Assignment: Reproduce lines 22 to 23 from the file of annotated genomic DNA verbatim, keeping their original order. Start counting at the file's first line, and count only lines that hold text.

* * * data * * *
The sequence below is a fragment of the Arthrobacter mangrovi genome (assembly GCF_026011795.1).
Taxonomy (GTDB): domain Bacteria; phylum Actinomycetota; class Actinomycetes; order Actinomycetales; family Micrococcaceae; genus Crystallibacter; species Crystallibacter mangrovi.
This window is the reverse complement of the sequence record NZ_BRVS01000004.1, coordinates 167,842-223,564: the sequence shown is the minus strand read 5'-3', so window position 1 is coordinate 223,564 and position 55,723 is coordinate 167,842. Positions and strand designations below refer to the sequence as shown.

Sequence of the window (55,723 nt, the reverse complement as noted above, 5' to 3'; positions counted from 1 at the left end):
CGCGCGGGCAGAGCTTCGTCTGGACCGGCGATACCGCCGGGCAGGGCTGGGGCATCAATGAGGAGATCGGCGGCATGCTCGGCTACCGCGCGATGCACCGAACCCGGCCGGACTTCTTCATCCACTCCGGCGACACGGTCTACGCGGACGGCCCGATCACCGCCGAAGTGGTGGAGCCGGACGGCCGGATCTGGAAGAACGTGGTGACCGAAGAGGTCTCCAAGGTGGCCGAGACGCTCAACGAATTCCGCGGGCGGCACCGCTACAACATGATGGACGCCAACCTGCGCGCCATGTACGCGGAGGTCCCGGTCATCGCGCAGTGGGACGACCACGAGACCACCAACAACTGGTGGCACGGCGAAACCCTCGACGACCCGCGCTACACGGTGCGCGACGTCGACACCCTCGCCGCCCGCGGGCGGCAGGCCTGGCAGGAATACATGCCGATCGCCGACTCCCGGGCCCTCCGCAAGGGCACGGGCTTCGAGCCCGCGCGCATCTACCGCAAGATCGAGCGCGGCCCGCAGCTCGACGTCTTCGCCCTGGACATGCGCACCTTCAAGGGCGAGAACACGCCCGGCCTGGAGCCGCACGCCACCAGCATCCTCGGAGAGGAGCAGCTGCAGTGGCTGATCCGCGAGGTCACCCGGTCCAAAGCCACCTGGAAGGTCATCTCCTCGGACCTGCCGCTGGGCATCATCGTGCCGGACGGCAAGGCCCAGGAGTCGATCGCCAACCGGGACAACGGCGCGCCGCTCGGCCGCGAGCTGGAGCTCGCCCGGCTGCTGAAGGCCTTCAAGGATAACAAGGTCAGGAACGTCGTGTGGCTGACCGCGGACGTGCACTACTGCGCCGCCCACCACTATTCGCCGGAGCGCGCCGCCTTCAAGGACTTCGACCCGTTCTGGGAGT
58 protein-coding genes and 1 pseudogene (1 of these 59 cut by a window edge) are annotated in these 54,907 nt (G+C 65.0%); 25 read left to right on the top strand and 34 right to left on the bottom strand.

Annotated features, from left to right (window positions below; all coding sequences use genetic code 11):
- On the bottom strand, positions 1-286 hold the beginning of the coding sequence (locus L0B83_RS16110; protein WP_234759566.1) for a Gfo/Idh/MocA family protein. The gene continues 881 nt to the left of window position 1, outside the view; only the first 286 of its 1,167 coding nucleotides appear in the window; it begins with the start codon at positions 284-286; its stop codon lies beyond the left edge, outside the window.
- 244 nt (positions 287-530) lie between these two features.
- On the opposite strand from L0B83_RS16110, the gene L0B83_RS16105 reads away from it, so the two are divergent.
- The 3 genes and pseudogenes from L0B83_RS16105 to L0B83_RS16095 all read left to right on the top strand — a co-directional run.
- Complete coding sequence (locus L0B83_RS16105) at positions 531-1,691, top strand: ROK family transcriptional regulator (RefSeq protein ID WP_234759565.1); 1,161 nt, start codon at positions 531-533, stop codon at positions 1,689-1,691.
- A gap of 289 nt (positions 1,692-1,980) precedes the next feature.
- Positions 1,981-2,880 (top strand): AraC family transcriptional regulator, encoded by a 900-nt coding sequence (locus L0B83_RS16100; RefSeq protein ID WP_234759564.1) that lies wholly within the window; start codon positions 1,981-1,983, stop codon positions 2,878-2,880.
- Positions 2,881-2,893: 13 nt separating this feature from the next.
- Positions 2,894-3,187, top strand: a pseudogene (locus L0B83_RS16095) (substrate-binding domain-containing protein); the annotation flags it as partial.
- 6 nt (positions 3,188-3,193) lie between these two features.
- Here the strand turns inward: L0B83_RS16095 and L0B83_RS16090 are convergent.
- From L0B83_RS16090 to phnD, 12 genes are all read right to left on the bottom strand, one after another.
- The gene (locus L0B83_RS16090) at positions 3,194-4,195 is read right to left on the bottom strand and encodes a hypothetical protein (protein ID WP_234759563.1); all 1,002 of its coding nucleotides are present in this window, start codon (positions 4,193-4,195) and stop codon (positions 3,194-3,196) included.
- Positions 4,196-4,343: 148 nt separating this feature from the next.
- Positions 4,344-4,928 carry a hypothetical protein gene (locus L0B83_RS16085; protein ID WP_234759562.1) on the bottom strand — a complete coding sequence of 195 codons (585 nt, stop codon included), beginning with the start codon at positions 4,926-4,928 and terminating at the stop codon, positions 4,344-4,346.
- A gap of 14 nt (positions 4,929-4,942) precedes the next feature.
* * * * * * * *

- Positions 4,344-4,928 carry a hypothetical protein gene (locus L0B83_RS16085; protein ID WP_234759562.1) on the bottom strand — a complete coding sequence of 195 codons (585 nt, stop codon included), beginning with the start codon at positions 4,926-4,928 and terminating at the stop codon, positions 4,344-4,346.
- A gap of 14 nt (positions 4,929-4,942) precedes the next feature.